It’s been a relatively eventful first couple of months of the college basketball season for the UCLA Bruins. After finding themselves 5-3 and looking like they were facing another disappointing season nearly a month ago, UCLA has reeled off six straight wins, non bigger than the last two.
Over the past few weeks UCLA’s almost looked like a completely different team than they were at the beginning of the season, and it’s because they’ve taken on the identity of their two best players, freshmen Shabazz Muhammad and Kyle Anderson. Muhammad has looked every bit the superstar he was billed as over his last two years playing high school ball in Las Vegas, while Anderson has been the do-it-all guard/forward leading the team in rebounds (8.7 per game) and averaging the second most assists per game on the team.
After missing the first three games of the season, Muhammad has averaged 19.3 points per game and even earned National Player of the Week honors by the United States Basketball Writers Association. After scoring 20+ points in just one of his first six games, the 6-foot-6 manchild has gone for 20 or more in four of the last five games his team has played in, and on top of averaging 4.7 rebounds per game, has made steady improvement on his defense.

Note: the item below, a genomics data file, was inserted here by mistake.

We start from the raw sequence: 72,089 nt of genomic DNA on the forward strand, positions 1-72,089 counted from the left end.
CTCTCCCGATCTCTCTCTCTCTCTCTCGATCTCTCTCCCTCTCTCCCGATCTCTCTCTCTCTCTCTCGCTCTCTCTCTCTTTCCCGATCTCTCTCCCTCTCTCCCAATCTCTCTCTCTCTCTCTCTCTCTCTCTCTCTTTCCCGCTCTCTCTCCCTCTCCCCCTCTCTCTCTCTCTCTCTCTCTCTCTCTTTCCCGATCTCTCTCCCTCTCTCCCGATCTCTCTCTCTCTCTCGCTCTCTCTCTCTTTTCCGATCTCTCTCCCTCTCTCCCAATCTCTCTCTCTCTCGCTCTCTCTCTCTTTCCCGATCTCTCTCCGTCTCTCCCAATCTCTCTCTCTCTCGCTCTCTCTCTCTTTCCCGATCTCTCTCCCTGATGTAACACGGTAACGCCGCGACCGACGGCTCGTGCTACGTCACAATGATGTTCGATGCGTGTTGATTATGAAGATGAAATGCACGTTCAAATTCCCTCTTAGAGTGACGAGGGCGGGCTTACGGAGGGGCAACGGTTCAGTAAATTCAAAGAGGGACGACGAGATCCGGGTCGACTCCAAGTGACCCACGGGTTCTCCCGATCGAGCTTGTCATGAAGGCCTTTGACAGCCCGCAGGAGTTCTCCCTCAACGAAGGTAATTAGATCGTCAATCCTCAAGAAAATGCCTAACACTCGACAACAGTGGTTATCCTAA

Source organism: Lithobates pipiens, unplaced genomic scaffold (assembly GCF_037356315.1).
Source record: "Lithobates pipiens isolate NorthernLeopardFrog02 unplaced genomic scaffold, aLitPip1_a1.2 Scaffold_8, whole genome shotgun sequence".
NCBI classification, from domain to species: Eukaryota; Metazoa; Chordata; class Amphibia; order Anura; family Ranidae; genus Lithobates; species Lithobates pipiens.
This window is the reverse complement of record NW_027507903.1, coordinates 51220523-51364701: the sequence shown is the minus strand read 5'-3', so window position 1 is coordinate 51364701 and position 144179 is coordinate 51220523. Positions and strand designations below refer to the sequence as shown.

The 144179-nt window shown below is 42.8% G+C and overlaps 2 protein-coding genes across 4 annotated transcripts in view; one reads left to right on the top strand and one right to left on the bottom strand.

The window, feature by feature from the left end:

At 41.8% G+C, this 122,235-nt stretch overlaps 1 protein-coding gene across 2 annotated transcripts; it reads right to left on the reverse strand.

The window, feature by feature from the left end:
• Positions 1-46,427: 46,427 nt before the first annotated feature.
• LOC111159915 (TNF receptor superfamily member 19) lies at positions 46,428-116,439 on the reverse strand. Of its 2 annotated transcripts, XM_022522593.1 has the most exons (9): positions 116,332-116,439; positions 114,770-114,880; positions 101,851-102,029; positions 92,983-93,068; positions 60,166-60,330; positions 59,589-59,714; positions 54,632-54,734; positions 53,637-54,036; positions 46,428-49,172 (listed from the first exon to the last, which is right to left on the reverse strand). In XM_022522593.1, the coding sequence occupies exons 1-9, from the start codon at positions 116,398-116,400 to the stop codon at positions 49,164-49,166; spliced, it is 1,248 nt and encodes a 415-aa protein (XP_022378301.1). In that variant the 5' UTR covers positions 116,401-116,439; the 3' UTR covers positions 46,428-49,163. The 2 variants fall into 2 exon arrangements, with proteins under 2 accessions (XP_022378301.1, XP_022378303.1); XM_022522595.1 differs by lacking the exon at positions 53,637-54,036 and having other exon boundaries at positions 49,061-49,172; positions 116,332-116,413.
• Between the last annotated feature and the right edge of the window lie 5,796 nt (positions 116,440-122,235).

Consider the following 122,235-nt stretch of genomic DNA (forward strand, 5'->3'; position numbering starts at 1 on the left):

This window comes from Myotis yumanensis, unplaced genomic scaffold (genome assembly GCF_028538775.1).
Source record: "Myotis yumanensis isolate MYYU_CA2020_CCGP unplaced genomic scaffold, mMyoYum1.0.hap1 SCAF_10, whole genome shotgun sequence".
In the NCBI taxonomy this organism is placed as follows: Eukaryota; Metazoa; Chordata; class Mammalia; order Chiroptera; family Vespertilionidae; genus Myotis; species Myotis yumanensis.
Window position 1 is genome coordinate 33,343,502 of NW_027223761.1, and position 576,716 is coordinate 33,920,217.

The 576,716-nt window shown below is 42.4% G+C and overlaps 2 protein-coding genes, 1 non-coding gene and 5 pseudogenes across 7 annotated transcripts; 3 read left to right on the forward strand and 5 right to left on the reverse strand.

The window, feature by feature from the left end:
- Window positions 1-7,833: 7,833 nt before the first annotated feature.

“I’ve been really practicing my defense,” Muhammad said after the win over California, in which the Bruins came up with 8 steals and 5 blocks. “People think I can’t. I can play defense, I know I can. That was the one thing that was a hole in my game. That’s why I came here, to improve my defense, and it really shows.”
Anderson, being the leader that he’s proven to be, echoed his fellow freshman’s sentiments after the win. “We got some stops and were able to score on the other end. When somebody gets beat off the ball, someone is there to help.”
The Fairview, New Jersey stud played point guard in high school, at an incredibly high level, but with his size and athleticism has been asked to play all over the court for a Bruins team that’s shuffled lineups to say the least. Former highly touted recruit, Josh Smith, transferred to Georgetown after playing the first six games of the season for Ben Howland’s group, and while the 6-10 300 pounder didn’t make much of an impact, his big body literally left a void in the middle of the Bruins lineup, which Anderson’s done his best to make up for.
“Number one, he has great hands,” said UCLA Coach Ben Howland during an interview with the LA Times on Friday. “He’s got strong hands, soft hands. He’s long; he has a nose for the ball. He has a good understanding of being able to anticipate where the ball’s going to come off.”
“Rebounding is a form of playing hard,” says the 6-foot-9 Anderson. “So, in order to play hard, you’ve got to get on the glass.”
These two freshmen are most definitely playing hard, and the results are showing. UCLA hosts Stanford on Saturday afternoon.
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